One of the unique challenges of autologous cell therapy is that a single batch can only be administered to a single patient. Data tracking and tracing must be perfect—if it isn’t, a patient’s life is at stake. From the time a specimen is taken from the patient through the entire manufacturing process and final packaging, it must be tracked meticulously. This also ties into final packaging, which includes inspection for good product and possible rejects, as well as labeling. The labeling step of fill-finish in ATMP must be handled very quickly after primary packaging but before the product is frozen and packaged. An improper labeling process can directly impact patient safety.
4. Have you thought about sterilization requirements?
Not every fill-finish operation requires a washer and/or sterilizer, but some of them do based on regulatory requirements. Also, certain format parts may require sterilization in addition to decontamination in an isolator, biological safety cabinet (BSC) or traditional fill-finish space. Unfortunately, if manufacturers overlook this detail, the facility space and material flow may not accommodate the sterilization requirements. It can be very costly to fix this oversight later in the project as a sterilizer may be very difficult to install within an existing facility.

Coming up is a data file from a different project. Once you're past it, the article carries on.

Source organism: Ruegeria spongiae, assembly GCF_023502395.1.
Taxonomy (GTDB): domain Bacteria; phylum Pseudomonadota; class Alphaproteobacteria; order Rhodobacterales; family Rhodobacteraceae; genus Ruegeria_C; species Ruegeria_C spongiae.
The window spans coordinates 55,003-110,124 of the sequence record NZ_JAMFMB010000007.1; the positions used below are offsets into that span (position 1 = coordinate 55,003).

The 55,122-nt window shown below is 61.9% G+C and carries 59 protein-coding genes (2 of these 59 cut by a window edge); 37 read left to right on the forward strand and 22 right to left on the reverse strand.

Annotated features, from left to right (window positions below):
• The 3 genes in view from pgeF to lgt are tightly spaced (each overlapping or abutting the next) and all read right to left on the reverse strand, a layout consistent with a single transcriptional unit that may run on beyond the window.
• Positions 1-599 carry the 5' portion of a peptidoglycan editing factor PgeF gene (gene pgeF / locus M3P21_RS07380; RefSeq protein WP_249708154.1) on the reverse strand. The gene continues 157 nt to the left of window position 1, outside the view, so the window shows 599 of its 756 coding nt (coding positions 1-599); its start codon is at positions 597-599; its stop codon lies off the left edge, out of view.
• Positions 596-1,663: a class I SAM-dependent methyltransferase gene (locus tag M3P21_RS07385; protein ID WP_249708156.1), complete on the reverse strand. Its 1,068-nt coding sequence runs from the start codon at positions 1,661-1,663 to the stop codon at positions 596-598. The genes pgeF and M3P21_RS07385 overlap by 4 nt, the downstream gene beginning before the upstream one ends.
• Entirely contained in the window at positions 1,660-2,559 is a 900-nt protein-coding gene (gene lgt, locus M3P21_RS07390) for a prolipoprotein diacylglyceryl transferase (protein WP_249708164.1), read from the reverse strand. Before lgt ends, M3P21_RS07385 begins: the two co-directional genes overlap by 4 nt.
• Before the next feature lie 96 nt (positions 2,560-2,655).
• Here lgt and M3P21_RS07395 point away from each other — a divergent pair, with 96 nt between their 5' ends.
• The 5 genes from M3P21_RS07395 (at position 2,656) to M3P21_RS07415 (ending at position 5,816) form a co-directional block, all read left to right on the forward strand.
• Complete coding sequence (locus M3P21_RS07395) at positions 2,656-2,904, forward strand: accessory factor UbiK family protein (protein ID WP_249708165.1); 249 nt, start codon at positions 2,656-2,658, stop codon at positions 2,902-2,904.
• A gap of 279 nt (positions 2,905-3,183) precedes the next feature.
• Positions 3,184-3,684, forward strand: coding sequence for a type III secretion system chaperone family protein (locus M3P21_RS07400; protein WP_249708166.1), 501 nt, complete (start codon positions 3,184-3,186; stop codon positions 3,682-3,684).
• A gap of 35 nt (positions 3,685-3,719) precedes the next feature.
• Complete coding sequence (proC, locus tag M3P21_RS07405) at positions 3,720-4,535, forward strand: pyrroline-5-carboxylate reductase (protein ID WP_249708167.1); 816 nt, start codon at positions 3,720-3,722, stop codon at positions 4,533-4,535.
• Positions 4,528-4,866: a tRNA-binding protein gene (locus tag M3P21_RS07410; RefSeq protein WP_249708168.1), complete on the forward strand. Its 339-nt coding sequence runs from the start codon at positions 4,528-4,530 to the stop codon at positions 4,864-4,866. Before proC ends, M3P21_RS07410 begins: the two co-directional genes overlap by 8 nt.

5. Have you defined all the fill-finish details?
While many ATMP facilities are understandably focused on the science of the drug substance, it is essential to anticipate how the equipment and process scales to commercial volumes. Unlike much more well-established processes, cell and gene therapy manufacturing does not have a tried-and-true roadmap to follow. Manufacturers face great uncertainty as they proceed and many are still working out the dosing details while simultaneously trying to plan for a full-scale facility.
Despite these challenges, it’s important to lock down critical points as early as possible. These decisions may include:
- Regulatory environment
- Facility operation cadence
- Batch sizes
- Type of container/primary package
- Fill volumes & accuracy
- Format parts storage
Planning for success
The fill-finish step is a critical part of the ATMP manufacturing process. The suite where final fill occurs is arguably one of the most important parts of the operation. Our team has guided many ATMP producers through the logistics of establishing fill-finish correctly at a commercial scale. We have helped to bring the new and exciting science of cell and gene therapy manufacturing to life in efficient, cost-effective facilities. Reach out to discuss your project, and how we can help you avoid costly oversights through strategic early planning.